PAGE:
Lori Shaw, an executive director with Aon’s entertainment group, wouldn’t comment directly on the Lee suit. But she said these disability policies require a great deal of groundwork from the beginning.
“What I think (the suit) does is that it shines a spotlight on how particular you have to be with the policy wording, and making sure that the understanding and expectations of the person buying the policy and the understanding and expectations of the carrier writing the contract are aligned,” Shaw said.
Asked if she’s been involved in a suit like this, she stated, “Knock on wood, I have not.”
Developing the right policy language involves not only good communications among all parties, but also good guesswork on how much a player may be worth in the future.
“The tricky thing is you’re dealing with these high-level college athletes and their future worth has yet to be determined,” she said.
Michael Owen, senior vice president of Lockton Companies LLP, and head of that broker’s sports division in London, agreed that lawsuits over sports insurance disputes are rare.
“The cases that we’ve had are very clear cut,” he said. “And we’ve settled them without any litigious fight.”
Owen also declined to give his assessment of Lee’s lawsuit but said he has been involved in large payouts including for one player who suffered a broken neck and another who had a devastating knee injury. Those large claims were paid quickly, he said.
“We’ve paid out an $8 million claim in the NFL, and we’ve paid out a £6 million claim in the Premiere League (soccer),” Owen said. “We’ve paid out some very sizable claims.”
Citing client confidentiality, he wouldn’t give names or details on the payouts.
Though rare, the Lee suit may not be the only one making headlines. Former Georgia Bulldog Todd Gurley and Ifo Ekpre-Olomu, an Oregon Duck cornerback, have reportedly been preparing to file claims after suffering season-ending injuries last year.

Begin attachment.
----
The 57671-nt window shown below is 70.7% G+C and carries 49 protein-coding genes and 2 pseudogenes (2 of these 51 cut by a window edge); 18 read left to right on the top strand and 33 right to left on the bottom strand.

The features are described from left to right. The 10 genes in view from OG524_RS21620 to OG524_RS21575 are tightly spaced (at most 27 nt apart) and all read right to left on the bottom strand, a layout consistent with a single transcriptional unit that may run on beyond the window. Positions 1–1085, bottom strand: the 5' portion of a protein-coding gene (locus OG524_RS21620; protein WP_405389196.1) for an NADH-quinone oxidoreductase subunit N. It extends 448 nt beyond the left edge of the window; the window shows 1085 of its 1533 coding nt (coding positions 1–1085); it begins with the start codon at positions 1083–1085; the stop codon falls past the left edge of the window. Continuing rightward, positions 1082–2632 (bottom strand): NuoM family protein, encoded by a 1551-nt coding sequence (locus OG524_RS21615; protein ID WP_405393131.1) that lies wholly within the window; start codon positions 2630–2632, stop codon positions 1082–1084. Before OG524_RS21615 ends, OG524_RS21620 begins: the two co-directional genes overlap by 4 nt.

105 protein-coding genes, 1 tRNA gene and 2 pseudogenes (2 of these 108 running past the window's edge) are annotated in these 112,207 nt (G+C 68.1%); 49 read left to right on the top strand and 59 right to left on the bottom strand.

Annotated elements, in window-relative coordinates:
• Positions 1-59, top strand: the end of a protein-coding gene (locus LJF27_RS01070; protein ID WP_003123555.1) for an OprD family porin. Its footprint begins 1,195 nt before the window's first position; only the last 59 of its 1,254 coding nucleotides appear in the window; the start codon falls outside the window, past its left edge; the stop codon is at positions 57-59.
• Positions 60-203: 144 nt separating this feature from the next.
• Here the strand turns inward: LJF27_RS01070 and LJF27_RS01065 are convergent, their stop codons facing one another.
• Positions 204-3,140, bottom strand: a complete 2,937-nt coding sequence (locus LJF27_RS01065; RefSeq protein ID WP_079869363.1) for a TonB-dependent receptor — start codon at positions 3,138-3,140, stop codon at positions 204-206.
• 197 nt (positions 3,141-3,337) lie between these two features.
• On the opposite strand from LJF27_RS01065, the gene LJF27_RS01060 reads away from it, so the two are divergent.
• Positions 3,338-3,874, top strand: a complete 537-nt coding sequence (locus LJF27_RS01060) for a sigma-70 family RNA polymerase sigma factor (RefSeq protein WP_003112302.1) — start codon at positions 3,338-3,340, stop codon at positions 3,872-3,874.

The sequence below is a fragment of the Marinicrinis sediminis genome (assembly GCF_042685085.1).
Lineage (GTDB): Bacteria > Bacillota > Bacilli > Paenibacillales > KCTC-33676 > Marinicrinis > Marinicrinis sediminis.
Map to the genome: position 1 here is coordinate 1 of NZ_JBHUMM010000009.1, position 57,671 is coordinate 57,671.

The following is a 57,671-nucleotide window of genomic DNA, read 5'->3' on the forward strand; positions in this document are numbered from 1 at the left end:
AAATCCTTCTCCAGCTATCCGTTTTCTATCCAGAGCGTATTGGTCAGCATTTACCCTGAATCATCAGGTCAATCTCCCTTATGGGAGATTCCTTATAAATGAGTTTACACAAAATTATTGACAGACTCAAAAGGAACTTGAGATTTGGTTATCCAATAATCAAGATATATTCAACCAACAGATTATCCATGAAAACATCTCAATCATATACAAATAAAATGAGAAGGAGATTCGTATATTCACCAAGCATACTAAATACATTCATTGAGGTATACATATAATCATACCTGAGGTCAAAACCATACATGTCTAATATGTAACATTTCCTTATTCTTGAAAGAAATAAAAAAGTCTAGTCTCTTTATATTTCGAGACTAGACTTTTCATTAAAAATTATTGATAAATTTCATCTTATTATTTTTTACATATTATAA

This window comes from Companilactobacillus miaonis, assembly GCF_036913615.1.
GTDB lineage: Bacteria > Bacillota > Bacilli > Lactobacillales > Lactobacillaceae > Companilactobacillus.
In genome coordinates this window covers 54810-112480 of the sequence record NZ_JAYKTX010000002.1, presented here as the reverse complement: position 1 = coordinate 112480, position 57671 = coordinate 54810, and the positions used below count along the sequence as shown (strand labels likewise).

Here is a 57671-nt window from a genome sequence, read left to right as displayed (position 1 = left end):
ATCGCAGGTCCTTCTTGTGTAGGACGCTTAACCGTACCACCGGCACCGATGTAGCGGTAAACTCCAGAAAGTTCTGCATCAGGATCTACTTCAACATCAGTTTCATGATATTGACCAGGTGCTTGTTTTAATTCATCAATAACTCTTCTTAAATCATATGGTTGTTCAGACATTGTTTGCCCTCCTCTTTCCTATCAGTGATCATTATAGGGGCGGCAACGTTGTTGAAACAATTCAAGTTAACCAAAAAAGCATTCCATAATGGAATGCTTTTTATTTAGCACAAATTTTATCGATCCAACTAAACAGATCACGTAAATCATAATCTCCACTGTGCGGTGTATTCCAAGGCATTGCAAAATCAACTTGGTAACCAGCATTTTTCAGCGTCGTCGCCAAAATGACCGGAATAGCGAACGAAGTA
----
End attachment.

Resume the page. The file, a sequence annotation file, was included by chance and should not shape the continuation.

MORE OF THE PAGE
Aon’s Shaw said that while the business is good year-round, there is more activity leading up to next month’s draft as high-profile players decide whether to enter the draft or sit it out and, if they decide to continue to play college ball, whether to buy an insurance policy. The elite players look to protect their futures.
“This all weighs in to their decision-making process,” she said, adding that Aon staffs around the business needs this time of year. “We know every year at this time the sensitivity is to the draft and sports disability.”
Lockton’s Owen said there are plenty of insurance players in the high-profile sports disability market.
“The number of people who are writing sports insurance has increased,” he said.
This increased capacity from competitors has driven down rates and commissions, while policies are growing in size to cover increasingly high-earning athletes, he added.
NFL players on average earn $1.9 million per year, according to Forbes.
“The limits are getting bigger and bigger because the players are earning more money,” Owen said.
The Lee case, Marqise Lee, V. Certain Underwriters at Lloyd’s, London, was filed in the U.S. District Court in the Central District Of California.